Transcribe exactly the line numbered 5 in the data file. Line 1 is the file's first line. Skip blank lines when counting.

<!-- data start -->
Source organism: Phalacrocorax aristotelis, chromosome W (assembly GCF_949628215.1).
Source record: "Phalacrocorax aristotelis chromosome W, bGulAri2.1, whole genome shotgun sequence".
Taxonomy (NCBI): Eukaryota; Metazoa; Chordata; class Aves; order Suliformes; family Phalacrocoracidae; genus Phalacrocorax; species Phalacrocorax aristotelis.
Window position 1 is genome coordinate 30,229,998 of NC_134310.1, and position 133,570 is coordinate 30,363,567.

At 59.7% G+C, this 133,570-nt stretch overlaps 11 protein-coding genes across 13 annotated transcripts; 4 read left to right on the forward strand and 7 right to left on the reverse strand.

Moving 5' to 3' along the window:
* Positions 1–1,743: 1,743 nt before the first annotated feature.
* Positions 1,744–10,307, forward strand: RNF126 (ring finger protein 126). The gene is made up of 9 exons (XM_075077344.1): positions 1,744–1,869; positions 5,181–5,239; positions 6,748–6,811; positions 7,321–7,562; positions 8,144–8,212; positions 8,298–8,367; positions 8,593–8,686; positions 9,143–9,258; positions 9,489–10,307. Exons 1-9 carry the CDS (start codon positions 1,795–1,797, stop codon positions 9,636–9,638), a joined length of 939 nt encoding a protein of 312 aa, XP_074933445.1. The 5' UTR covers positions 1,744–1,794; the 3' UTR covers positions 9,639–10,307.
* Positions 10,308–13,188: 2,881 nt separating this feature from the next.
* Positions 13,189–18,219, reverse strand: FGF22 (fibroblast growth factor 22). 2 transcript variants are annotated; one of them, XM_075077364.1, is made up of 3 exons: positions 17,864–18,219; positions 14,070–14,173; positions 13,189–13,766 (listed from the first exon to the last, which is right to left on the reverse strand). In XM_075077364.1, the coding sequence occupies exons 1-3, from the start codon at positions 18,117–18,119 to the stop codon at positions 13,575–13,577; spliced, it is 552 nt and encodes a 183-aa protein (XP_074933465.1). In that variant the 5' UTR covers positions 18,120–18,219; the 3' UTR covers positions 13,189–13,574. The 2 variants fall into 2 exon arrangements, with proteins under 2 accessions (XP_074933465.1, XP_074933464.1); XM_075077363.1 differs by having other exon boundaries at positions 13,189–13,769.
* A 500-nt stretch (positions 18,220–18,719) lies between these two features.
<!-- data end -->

At 59.7% G+C, this 133,570-nt stretch overlaps 11 protein-coding genes across 13 annotated transcripts; 4 read left to right on the forward strand and 7 right to left on the reverse strand.